- Sato T., N. Tsurusaki, K. Hamaguchi, and K. Kinomura. 2010. Ant fauna of Tottori prefecture, Honshu, Japan. Bulletin of the Tottori Prefectural Museum 47: 27-44.
- Shimazaki, A. and Miyashita, T. 2005. Variable dependence on detrital and grazing food webs by generalist predators: aerial insects and web spiders. Ecography 28: 485-495.
- Shimono A., and S. Yamane. 2003. Ant species diversity on Okinoerabu-jima, the Ryukyus, southern Japan. For the Establishment of Remote Islands Study (Kagoshima Univ.) 3: 11-29.
- Terayama M. 1996. Taxonomic studies on the Japanese Formicidae, part 2. Seven genera of Ponerinae, Cerapachyinae and Myrmicinae. Nature & Human Activities 1: 9-32.
- Terayama M. 2001. Ants of the Institute for Nature study in Minato-ku, Tokyo: species composition, relative nest abundance, and nest density. Rept. Inst. Nat. Stu. 33: 289-300.
- Terayama M. 2005. Ants from the Akasaka Imperial Gardens, Tokyo. Mem. Natn. Sci. Mus., Tokyo 39: 239-243.
- Terayama M., S. Kubota, and K. Eguchi. 2014. Encyclopedia of Japanese ants. Asakura Shoten: Tokyo, 278 pp.
- Terayama M., and S. Kubota. 2002. Ants of Tokyo, Japan. ARI 26: 1-32.
- Terayama. M. 2004. Geological and ecological distribution of Japanese ants communities. (translated from Japanese) Reports of the Saitama Prefecture Animal Research Association. 48:29-30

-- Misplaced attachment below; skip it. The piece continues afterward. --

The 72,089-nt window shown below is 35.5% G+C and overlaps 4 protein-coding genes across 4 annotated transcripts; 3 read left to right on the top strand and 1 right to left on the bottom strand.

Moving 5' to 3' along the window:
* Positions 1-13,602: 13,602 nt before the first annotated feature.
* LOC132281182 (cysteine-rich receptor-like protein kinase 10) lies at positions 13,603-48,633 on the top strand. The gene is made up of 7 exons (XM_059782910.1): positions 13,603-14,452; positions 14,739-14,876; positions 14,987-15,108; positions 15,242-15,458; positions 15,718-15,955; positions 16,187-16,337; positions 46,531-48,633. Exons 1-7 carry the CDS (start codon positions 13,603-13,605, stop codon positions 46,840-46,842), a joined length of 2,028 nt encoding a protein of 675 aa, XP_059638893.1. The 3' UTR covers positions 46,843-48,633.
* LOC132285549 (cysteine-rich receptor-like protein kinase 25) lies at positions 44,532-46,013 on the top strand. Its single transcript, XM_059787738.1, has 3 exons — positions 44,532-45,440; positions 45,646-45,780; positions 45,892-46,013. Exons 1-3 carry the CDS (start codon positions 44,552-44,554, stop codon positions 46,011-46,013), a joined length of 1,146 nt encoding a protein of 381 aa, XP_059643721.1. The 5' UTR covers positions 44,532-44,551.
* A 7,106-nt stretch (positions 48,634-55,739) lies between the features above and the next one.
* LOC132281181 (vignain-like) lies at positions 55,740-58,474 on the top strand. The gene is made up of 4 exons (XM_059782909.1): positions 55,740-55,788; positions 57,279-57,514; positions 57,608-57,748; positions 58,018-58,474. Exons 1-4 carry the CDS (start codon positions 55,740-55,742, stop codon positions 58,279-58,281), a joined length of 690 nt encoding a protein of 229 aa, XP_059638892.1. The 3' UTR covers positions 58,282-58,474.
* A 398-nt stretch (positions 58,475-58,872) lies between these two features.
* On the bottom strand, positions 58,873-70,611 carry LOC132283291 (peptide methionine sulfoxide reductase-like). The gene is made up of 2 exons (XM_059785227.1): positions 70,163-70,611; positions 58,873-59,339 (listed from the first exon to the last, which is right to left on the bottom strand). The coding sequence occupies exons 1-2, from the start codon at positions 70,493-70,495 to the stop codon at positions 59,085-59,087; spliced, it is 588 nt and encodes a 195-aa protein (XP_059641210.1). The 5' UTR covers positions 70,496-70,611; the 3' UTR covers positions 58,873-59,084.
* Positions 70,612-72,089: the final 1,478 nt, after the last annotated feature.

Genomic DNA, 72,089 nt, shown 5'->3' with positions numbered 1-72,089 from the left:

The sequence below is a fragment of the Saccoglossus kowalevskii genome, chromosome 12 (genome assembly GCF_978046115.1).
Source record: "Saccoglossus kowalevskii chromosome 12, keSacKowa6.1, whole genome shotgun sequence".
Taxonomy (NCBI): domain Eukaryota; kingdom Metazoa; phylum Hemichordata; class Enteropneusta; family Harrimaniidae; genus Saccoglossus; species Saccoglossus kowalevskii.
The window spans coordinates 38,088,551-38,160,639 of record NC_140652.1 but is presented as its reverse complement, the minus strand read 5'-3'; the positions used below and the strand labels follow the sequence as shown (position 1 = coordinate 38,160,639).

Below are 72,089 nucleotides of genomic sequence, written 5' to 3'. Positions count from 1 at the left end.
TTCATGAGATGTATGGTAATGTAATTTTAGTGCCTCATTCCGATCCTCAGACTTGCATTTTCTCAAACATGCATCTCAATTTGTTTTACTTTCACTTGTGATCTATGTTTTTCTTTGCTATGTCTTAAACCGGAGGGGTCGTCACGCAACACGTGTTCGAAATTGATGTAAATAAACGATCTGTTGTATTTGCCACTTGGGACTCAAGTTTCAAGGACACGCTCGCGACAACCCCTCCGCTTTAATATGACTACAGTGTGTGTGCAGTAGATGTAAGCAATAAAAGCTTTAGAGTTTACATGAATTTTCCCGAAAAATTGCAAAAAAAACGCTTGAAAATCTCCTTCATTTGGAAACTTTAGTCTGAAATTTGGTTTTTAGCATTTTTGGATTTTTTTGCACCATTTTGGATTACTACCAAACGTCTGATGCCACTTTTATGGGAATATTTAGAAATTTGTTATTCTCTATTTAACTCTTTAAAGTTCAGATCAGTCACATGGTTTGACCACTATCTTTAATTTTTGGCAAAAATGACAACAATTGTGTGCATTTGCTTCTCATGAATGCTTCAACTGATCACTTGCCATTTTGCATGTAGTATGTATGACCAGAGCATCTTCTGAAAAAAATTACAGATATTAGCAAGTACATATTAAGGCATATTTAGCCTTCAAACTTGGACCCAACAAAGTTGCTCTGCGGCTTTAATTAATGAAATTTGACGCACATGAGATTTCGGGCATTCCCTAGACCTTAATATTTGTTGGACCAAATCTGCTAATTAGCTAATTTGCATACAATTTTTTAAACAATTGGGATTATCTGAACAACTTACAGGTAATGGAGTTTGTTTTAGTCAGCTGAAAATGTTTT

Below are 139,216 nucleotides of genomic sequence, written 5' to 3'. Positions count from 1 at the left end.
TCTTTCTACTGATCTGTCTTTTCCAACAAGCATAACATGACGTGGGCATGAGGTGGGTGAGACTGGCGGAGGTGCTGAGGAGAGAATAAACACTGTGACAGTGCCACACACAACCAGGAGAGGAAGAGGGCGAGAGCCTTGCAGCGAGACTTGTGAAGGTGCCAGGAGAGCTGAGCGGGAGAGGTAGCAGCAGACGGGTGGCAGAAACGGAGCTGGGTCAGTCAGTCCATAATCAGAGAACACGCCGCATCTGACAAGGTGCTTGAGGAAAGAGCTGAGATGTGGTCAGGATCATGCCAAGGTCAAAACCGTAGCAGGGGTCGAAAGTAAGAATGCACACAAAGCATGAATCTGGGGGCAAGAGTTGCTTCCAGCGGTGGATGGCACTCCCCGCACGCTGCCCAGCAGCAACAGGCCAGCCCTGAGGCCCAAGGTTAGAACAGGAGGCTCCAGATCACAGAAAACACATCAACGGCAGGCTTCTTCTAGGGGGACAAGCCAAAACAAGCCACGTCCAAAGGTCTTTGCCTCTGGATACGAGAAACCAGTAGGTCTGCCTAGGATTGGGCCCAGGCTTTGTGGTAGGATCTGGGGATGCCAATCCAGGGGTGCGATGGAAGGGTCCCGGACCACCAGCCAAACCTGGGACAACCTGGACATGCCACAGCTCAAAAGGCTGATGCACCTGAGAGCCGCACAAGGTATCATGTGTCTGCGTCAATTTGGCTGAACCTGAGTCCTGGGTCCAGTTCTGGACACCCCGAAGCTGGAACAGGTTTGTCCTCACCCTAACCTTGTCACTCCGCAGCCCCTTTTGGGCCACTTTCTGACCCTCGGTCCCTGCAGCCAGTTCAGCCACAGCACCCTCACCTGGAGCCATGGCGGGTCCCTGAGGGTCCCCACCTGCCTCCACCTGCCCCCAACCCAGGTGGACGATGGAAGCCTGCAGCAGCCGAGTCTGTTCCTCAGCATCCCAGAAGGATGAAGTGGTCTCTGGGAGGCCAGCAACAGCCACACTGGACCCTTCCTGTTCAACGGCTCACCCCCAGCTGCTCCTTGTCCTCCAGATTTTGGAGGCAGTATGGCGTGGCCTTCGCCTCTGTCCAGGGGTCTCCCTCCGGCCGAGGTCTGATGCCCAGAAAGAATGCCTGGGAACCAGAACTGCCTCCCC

- Terayama. M. 2004. Geological and ecological distribution of Japanese ants communities. (translated from Japanese) Reports of the Saitama Prefecture Animal Research Association. 48:31
- Touyama Y. 2000. Estimating species richness: an application of the time unit sampling method to a myrmecofaunal survey. Jpn. J. Enviro. Entomol. Zool. 11: 51-60.
- Yamane S. 2016. How many species of Ants in Amami Islands? (in Japanese). Part 2, chapter 1 in How many species of Ants in Amami Islands? Pp. 92-132.
- Yamane S., S. Ikudome, and M. Terayama. 1999. Identification guide to the Aculeata of the Nansei Islands, Japan. Sapporo: Hokkaido University Press, xii + 831 pp. pp, 138-317.
- Yamane S., Y. Harada, and K. Eguchi. 2013. Classification and ecology of ants. Natural history of ants in Southern Kyushu. 200 pages
- Yamane S.; Ikudome, S.; Terayama, M. 1999. Identification guide to the Aculeata of the Nansei Islands, Japan. Sapporo: Hokkaido University Press, xii + 831 pp. pp138-317.
- Yoshitomi H., and S. Matsuno. 2012. List of species of Hymenoptera and Diptera in Matsuyama City, Ehime Prefecture, Shikoku, Japan. pp. 167-176. In: Committee for Surveys of Natural Environment of Matsuyama City (Chief Editor: Kazuo ISHIKAWA) (ed.) Checklist of the Wild Animals, Fungi, and Plants of Matsuyama City, 2012. Published by the Department of Environment, Matsuyama City, 404 pp.